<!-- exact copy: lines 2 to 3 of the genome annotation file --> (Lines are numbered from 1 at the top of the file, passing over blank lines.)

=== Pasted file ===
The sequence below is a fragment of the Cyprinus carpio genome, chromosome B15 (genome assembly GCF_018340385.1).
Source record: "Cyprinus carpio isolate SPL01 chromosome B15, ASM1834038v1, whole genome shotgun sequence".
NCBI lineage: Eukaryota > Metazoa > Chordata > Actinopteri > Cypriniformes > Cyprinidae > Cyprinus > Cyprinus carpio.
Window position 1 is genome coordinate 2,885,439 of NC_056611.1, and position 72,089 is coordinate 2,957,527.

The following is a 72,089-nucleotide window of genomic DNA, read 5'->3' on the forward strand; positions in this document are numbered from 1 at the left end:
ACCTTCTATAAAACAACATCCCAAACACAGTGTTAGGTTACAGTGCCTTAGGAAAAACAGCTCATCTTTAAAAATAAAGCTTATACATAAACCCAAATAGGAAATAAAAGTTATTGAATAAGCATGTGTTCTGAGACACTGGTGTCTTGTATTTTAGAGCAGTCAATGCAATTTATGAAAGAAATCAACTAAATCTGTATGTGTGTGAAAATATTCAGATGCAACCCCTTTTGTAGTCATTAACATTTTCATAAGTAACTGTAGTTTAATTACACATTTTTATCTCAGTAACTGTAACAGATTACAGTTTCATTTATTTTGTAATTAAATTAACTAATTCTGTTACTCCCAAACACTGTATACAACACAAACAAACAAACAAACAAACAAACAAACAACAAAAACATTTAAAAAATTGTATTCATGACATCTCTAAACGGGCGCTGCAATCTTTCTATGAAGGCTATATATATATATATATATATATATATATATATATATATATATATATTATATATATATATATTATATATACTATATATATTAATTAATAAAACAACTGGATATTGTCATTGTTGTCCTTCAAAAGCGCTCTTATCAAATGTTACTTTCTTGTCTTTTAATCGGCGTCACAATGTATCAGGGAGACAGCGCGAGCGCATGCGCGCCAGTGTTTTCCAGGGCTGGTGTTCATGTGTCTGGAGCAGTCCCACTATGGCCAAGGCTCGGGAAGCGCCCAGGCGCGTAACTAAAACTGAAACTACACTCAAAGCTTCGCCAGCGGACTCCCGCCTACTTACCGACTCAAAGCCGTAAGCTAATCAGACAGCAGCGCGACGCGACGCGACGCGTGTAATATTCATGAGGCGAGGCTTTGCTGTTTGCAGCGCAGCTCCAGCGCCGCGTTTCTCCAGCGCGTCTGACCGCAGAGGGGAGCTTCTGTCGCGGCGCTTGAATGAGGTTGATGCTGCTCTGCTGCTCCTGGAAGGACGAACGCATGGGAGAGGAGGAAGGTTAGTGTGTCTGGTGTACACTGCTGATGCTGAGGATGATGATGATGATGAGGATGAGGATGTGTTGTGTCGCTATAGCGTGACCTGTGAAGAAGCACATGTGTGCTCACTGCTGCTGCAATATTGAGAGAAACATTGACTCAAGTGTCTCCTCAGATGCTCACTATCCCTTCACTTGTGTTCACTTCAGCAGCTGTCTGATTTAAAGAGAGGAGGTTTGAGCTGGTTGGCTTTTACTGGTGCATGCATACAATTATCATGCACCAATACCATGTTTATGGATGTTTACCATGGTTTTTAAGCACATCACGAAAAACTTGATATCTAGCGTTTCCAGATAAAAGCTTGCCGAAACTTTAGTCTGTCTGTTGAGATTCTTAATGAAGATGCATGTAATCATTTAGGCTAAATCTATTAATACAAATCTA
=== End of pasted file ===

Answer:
Source record: "Cyprinus carpio isolate SPL01 chromosome B15, ASM1834038v1, whole genome shotgun sequence".
NCBI lineage: Eukaryota > Metazoa > Chordata > Actinopteri > Cypriniformes > Cyprinidae > Cyprinus > Cyprinus carpio.